Wednesday, October 20, 2010

October 20, 2010 : Astraspis (Extinct)


Astraspis ('star shield') is an extinct genus of primitive jawless fish from the Ordovician of Central North America and Bolivia (Gagnier, 1993) . It is related to other Ordovician fishes, such as the South American Sacabambaspis, and the Australian Arandaspis.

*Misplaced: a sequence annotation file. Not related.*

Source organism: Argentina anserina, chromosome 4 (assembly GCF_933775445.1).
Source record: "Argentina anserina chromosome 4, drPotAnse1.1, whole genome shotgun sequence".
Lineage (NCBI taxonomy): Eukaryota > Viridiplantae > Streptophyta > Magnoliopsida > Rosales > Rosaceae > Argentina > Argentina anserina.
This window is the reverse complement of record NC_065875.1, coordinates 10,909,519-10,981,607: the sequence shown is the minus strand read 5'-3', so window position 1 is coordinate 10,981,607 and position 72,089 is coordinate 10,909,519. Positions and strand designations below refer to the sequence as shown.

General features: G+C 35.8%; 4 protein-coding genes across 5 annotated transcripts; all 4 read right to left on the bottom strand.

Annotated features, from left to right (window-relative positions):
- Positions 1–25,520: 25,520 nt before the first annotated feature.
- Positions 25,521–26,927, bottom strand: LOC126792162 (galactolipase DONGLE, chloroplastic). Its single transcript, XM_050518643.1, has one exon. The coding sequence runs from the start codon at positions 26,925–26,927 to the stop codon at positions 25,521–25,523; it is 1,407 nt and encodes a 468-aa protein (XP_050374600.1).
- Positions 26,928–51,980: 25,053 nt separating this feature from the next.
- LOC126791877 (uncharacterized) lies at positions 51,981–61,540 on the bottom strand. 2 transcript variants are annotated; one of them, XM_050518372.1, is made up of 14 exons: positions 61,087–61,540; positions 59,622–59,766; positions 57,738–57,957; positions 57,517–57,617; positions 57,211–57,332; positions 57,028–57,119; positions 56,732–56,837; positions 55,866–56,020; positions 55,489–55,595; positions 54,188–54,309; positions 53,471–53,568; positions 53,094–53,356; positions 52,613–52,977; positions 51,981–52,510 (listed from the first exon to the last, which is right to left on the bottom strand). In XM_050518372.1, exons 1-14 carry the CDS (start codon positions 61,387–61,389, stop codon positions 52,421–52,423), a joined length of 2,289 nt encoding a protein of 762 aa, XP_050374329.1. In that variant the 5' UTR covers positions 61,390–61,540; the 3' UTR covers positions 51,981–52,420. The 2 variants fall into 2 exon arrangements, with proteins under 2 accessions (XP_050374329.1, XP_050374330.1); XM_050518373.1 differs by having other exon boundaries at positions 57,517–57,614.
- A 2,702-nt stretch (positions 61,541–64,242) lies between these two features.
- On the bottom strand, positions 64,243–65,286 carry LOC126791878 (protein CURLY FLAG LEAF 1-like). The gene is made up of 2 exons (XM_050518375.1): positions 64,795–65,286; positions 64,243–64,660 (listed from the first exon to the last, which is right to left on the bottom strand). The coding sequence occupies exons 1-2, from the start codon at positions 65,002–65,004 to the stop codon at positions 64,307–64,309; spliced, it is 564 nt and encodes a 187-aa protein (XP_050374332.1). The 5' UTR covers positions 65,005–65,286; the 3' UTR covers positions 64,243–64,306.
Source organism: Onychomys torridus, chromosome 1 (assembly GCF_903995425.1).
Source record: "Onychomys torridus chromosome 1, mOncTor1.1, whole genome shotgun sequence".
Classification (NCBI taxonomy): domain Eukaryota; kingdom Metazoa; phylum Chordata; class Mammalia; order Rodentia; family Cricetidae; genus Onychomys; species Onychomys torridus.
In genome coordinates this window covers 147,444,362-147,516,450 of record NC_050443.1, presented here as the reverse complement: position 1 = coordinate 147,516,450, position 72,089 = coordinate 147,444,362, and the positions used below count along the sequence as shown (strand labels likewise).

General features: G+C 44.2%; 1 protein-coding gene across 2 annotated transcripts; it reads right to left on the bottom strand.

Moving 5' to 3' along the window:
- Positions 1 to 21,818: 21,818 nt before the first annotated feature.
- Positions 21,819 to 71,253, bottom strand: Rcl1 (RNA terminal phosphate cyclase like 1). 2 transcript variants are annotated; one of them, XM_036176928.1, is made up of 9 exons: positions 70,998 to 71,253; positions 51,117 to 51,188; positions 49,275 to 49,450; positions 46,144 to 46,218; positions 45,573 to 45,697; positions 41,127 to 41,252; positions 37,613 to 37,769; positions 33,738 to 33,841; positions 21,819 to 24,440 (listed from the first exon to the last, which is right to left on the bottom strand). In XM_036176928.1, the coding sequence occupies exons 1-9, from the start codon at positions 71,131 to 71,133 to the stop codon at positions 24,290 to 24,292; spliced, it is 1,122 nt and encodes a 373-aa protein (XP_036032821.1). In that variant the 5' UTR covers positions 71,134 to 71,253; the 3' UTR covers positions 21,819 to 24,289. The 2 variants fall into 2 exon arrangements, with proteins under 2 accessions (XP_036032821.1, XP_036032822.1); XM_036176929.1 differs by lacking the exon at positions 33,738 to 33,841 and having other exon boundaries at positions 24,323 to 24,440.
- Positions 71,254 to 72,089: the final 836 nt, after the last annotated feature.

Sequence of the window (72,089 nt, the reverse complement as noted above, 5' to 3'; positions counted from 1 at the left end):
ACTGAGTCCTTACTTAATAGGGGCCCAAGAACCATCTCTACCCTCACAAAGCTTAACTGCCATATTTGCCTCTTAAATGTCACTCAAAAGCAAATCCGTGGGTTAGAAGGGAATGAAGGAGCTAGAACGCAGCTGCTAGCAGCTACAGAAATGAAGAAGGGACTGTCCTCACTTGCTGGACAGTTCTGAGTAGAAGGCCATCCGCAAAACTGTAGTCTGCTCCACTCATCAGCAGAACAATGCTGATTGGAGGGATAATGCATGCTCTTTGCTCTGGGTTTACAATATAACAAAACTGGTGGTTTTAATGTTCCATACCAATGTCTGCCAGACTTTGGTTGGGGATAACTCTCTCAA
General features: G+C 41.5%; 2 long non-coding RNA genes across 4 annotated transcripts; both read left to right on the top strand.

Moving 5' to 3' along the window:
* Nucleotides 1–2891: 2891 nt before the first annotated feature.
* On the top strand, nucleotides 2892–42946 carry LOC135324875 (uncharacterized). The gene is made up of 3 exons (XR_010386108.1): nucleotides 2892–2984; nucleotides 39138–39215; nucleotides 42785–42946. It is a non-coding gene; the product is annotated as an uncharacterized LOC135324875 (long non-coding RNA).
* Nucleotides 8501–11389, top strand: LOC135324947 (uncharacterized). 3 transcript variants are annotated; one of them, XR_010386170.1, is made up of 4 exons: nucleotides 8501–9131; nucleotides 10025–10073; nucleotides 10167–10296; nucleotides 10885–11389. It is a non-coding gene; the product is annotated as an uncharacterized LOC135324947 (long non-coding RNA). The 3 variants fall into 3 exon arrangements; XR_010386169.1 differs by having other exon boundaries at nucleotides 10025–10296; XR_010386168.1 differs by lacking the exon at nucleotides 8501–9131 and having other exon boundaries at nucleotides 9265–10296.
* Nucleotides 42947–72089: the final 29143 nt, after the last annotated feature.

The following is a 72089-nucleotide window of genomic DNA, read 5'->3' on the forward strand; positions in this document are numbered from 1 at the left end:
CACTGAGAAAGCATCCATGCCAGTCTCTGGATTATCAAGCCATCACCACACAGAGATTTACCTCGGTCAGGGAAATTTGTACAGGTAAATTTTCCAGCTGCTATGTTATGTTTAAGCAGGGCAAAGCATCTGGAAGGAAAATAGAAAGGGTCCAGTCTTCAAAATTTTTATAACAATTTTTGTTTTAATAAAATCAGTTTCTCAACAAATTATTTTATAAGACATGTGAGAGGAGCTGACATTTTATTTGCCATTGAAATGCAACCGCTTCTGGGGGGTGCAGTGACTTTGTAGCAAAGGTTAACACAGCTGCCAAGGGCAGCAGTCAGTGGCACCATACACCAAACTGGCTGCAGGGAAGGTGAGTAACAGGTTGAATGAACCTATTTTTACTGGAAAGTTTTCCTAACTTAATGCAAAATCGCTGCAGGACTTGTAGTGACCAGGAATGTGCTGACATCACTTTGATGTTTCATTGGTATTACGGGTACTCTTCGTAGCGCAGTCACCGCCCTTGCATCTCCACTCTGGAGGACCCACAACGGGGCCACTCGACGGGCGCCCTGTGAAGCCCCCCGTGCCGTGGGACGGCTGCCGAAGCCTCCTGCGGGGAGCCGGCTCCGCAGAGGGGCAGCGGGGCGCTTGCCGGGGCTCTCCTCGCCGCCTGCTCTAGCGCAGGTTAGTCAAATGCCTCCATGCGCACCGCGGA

Astraspids are hypothesized to have been about 200mm in length. They are supposed to have had a mobile tail covered with small protective plates (<1mm) and a head region covered with much larger plates (>>2mm). The specimen from North America (described by Sansom et al., 1997) is to have had relatively large, lateral eyes and a series of eight gill openings on each side. The specimen was generally oval in cross-section. The protective bony plates covering the animal were composed of aspidin (chemically similar to modern shark's teeth), covered by tubercles composed of dentine. It is from these tubercles (which are generally star-shaped) that the name 'Astraspis' (literally "star-shield") is derived.

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